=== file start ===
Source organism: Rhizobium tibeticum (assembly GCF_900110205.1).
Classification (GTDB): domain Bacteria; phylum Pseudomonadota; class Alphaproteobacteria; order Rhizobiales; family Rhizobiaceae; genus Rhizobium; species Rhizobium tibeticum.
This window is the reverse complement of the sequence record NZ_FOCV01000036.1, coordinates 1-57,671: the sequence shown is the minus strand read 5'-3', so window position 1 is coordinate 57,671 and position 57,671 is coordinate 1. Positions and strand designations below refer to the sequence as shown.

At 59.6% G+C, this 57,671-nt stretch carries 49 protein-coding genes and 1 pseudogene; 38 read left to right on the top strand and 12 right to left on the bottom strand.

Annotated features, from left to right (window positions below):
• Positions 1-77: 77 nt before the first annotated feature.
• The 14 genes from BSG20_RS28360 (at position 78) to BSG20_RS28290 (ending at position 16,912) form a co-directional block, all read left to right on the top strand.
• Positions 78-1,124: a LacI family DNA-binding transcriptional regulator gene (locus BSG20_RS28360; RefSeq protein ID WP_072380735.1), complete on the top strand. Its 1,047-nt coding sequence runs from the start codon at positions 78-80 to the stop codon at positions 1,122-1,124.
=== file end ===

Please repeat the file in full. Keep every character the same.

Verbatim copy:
Source organism: Rhizobium tibeticum (assembly GCF_900110205.1).
Classification (GTDB): domain Bacteria; phylum Pseudomonadota; class Alphaproteobacteria; order Rhizobiales; family Rhizobiaceae; genus Rhizobium; species Rhizobium tibeticum.
This window is the reverse complement of the sequence record NZ_FOCV01000036.1, coordinates 1-57,671: the sequence shown is the minus strand read 5'-3', so window position 1 is coordinate 57,671 and position 57,671 is coordinate 1. Positions and strand designations below refer to the sequence as shown.

At 59.6% G+C, this 57,671-nt stretch carries 49 protein-coding genes and 1 pseudogene; 38 read left to right on the top strand and 12 right to left on the bottom strand.

Annotated features, from left to right (window positions below):
• Positions 1-77: 77 nt before the first annotated feature.
• The 14 genes from BSG20_RS28360 (at position 78) to BSG20_RS28290 (ending at position 16,912) form a co-directional block, all read left to right on the top strand.
• Positions 78-1,124: a LacI family DNA-binding transcriptional regulator gene (locus BSG20_RS28360; RefSeq protein ID WP_072380735.1), complete on the top strand. Its 1,047-nt coding sequence runs from the start codon at positions 78-80 to the stop codon at positions 1,122-1,124.